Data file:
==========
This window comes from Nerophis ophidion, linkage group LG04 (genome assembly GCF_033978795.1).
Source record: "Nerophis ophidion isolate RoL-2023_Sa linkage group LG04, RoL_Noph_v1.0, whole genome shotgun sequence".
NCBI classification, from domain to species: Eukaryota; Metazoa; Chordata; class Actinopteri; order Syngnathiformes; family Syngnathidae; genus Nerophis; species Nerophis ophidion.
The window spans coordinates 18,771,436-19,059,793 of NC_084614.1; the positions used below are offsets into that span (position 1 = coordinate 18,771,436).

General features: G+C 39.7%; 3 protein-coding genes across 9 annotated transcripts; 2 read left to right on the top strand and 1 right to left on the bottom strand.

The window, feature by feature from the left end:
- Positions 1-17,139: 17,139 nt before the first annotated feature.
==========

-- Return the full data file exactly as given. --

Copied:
This window comes from Nerophis ophidion, linkage group LG04 (genome assembly GCF_033978795.1).
Source record: "Nerophis ophidion isolate RoL-2023_Sa linkage group LG04, RoL_Noph_v1.0, whole genome shotgun sequence".
NCBI classification, from domain to species: Eukaryota; Metazoa; Chordata; class Actinopteri; order Syngnathiformes; family Syngnathidae; genus Nerophis; species Nerophis ophidion.
The window spans coordinates 18,771,436-19,059,793 of NC_084614.1; the positions used below are offsets into that span (position 1 = coordinate 18,771,436).

General features: G+C 39.7%; 3 protein-coding genes across 9 annotated transcripts; 2 read left to right on the top strand and 1 right to left on the bottom strand.

The window, feature by feature from the left end:
- Positions 1-17,139: 17,139 nt before the first annotated feature.